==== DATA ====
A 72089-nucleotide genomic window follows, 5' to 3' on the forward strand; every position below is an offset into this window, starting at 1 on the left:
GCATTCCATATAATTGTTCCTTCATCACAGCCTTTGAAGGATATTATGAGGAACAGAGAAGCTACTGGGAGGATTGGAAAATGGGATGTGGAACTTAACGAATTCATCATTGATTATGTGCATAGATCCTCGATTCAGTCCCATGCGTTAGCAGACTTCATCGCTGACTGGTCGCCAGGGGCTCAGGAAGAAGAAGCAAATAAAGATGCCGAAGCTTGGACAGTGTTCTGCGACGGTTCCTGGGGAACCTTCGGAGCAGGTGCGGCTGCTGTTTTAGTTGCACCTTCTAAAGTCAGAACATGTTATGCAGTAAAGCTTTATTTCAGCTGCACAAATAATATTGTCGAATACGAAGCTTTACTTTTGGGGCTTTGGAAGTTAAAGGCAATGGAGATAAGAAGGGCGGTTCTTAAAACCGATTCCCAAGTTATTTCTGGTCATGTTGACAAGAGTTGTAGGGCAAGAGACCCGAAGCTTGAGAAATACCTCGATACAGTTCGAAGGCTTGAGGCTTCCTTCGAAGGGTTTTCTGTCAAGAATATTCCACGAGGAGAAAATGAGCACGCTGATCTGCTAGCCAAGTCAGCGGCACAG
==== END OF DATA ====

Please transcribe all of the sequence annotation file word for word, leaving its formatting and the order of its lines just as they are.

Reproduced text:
A 72089-nucleotide genomic window follows, 5' to 3' on the forward strand; every position below is an offset into this window, starting at 1 on the left:
GCATTCCATATAATTGTTCCTTCATCACAGCCTTTGAAGGATATTATGAGGAACAGAGAAGCTACTGGGAGGATTGGAAAATGGGATGTGGAACTTAACGAATTCATCATTGATTATGTGCATAGATCCTCGATTCAGTCCCATGCGTTAGCAGACTTCATCGCTGACTGGTCGCCAGGGGCTCAGGAAGAAGAAGCAAATAAAGATGCCGAAGCTTGGACAGTGTTCTGCGACGGTTCCTGGGGAACCTTCGGAGCAGGTGCGGCTGCTGTTTTAGTTGCACCTTCTAAAGTCAGAACATGTTATGCAGTAAAGCTTTATTTCAGCTGCACAAATAATATTGTCGAATACGAAGCTTTACTTTTGGGGCTTTGGAAGTTAAAGGCAATGGAGATAAGAAGGGCGGTTCTTAAAACCGATTCCCAAGTTATTTCTGGTCATGTTGACAAGAGTTGTAGGGCAAGAGACCCGAAGCTTGAGAAATACCTCGATACAGTTCGAAGGCTTGAGGCTTCCTTCGAAGGGTTTTCTGTCAAGAATATTCCACGAGGAGAAAATGAGCACGCTGATCTGCTAGCCAAGTCAGCGGCACAG